A behind-the-curtains glimpse at an often overlooked presidency, and at the cabals and conspiracies that brought it to an end. John Garfield was something of an accidental president, a dark horse brought onto the national scene in the wake of the many scandals that rocked the administration of Ulysses S. Grant. Washington insider Ackerman, who has held various civil-service posts over the last three decades, has an evident appreciation for the Ohio Republican, who wasn't exactly unwilling to see his hat tossed into the ring but hadn't exactly gone out of his way to court high office, either. Garfield would have done better to stay on the farm, to judge by Ackerman's engaging account of events, for Garfield found himself caught in the middle of a longtime feud between party bosses Roscoe Conkling and James G. Blaine, who hated each other with a fine passion and had been fighting for control of the Capitol for years. Garfield developed a platform of compromise that might surprise a few GOP loyalists today-including a staunch repudiation of "the pernicious doctrine of State supremacy"; support for federal funding for universal, secular education; and opposition to free trade and "doubtful financial experiments" such as federal intervention in the market. Still, for all his efforts at reconciliation, when Garfield was finally elected-and much of Ackerman's account deals with his tortuous path to the White House-he had to maneuver his way between Conkling and Blaine, pleasing neither with his choice of lieutenants and initiatives. Enter Charles Guiteau, the assassin who gunned Garfield down in 1881; though often described as a disappointed office-seeker and lunatic, he pulled the trigger as acommitted "stalwart" who wanted to see Garfield out of office and Garfield's vice president Chester Arthur in-as did Conkling, who allegedly endorsed the murder. Did Guiteau act alone? Ackerman has some ideas about that, and about the condition of national politics 12 decades ago. A welcome glimpse into the little-known time between the Civil War and the Gilded Age. Agent: Jeff Gerecke/JCA Literary Agency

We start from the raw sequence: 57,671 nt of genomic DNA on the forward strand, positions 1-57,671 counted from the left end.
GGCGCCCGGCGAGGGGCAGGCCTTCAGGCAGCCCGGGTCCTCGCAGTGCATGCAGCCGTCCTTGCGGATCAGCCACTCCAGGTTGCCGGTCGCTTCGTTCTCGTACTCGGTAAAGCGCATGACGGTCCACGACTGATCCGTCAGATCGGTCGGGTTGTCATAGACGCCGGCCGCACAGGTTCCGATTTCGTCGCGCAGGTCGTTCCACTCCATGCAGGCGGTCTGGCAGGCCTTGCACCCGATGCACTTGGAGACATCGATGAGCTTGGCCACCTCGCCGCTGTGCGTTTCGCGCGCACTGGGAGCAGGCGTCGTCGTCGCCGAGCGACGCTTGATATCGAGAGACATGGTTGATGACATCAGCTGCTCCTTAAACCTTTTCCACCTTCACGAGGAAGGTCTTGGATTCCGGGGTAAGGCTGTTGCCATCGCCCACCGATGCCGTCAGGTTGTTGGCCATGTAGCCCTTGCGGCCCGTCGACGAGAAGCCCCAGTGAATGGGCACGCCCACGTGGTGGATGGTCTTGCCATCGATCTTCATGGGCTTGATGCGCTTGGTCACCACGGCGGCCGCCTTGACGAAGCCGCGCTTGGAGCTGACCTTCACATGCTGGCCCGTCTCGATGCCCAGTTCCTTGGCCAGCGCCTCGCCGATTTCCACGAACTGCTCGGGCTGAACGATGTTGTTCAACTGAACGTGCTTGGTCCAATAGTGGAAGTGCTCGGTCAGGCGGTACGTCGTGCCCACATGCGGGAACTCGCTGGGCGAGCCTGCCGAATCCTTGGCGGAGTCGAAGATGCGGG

Product Details